Brian Buntz

January 23, 2013

5 Min Read
Engineering a Non-Invasive Device for Treating Headaches (Interview)

J.P. Errico, the CEO and founder of the medical device firm ElectroCore, has an interesting background. He holds a degree in aeronautical engineering from MIT and and a mechanical/materials engineering degree from Duke University. At Duke, Errico also earned a law degree and he later became a patent attorney.

In an interview with MPMN, Errico shed light on the engineering process behind the development of ElectroCore's non-invasive technology, which stimulates the cervical branches of the vagus nerve to treat headaches as well as respiratory problems. The company's GammaCore device, which is on the market in Europe and Asia, can be used to treat chronic migraines and for cluster headaches. The company's AlphaCore device was designed for respiratory applications such as bronchoconstriction.

MPMN: Could you provide an overview of how ElectroCore's technology works?

GammaCoreIf you step back for a second, the vagus nerve is one of the cranial nerves. It is comprised of two fibers: A and C fibers. Most of the information that is carried along that nerve is carried in the afferent direction, meaning it is going up to the brain. It primarily acts as a sensor for the brain to know how the body is functioning. What we do is we intervene along that line at the cervical level and we depolarize the A fibers, enabling us to influence a certain response in the brain: causing the release of inhibitory neurotransmitters.

The treatment is patient administered. A patient would place the device up against their neck, turn it on and you modulate the level of the signal that they are experiencing. At the end of 90 seconds, they have received a single dose.

Vagus nerve stimulation has been around for 20 years, largely used to treat epilepsy. Cyberonics just announced that they have implanted their 100,000 patient with their device. The vast majority of that is for epilepsy but they do have an approval for depression. It has a lot of different potential applications, but Cyberonics has primarily gone after epilepsy and depression at this point.

What we found is that their device, which once implanted might be on for 30 seconds to 2 minutes and off for 5 minutes. Then it cycles back on, repeating that sequence forever. What we have found is that is a substantial overdose of vagal stimulation. The vagus nerve does not need to be stimulated that frequently to provide a significant benefit.

MPMN: What was the biggest engineering challenge the company faced when developing the technology and how did you overcome it?

ElectroCore's GammaCore (above) and AlphaCore (below) devices offer a non-invasive treatment option for headaches and respiratory problems respectively.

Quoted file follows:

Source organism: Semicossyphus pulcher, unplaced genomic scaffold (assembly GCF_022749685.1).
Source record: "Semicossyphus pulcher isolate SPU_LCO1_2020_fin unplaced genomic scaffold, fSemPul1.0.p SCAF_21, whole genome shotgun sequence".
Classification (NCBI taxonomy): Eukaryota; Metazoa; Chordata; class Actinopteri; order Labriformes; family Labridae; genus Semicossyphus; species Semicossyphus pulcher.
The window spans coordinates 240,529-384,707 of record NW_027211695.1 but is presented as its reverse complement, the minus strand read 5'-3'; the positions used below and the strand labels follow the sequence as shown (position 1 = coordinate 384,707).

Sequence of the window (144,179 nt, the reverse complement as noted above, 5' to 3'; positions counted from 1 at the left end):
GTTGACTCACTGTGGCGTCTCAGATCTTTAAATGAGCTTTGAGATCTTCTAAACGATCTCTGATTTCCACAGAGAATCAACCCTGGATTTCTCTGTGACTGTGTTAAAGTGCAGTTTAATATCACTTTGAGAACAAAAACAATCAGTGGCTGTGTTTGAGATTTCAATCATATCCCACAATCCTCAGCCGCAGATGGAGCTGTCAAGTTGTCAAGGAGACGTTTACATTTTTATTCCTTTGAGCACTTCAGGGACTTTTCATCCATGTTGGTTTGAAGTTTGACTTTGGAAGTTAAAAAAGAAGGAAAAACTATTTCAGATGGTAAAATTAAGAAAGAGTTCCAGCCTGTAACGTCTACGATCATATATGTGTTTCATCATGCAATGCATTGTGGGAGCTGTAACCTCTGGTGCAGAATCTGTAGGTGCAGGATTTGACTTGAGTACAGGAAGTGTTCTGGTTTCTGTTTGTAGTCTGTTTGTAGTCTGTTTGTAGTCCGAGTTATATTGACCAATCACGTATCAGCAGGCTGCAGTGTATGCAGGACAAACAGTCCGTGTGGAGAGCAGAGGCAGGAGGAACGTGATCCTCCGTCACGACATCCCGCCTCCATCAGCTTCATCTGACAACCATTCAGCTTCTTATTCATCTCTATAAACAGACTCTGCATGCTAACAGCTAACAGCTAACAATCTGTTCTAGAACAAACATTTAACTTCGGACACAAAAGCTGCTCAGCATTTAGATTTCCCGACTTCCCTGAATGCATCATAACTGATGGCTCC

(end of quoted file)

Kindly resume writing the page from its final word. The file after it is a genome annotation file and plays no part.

It probably falls squarely in the area of making a noninvasive device that can be used in so many different ways. We had a moment of inspiration when we saw that vagus nerve stimulation could be used to treat bronchoconstriction. That is an area where we had a sort of flash of brilliance. Then we set about proving it using some off-the-shelf technology. But figuring out how to turn that technology into something that was noninvasive was a gigantic intellectual program that we were successful at. When I look back on it, I'll say that was such an important component of what we did and that we spent a long time working on it and making it right.

Discovering the fact that a single 90-second treatment could be effective in terms of acute and prophylactic aspects was something that was just a fact of nature. As a result of discovering it, we were able to make the noninvasive viable from a commercial perspective.

Figuring out how to make it a noninvasive device is really key--not just from my perspective but the perspective of the physicians that we are working with. That has been the thing that made them say: 'wow, how did they do that? That is really cool'

Several years ago, we call up the first neurologists [to discuss] using the device to treat headache. None of them were surprised that vagus nerve stimulation worked to treat headaches. In fact, they pointed us to places in the literature where it had been tried with implantable devices and it was very positive; most patients had significant success with it. They were surprised that it could be made noninvasive.

Cyberonics are the pioneers who came up with the idea of using vagus nerve as a venue for therapy. I have nothing but respect for what they've done. I think we got lucky in some things that we've found and it was somewhat serendipitous that we did. If you look at it from their perspective: they believed that the device needed to be on all of the time. They never would have tried to make something noninvasive. If you need to use the device every five minutes, then you are going to want to have it as an implant.

What we found is that you can change the need and that enabled us to be inventive in the area of making it noninvasive.

Brian Buntz is the editor-in-chief of MPMN. Follow him on Twitter at @brian_buntz.

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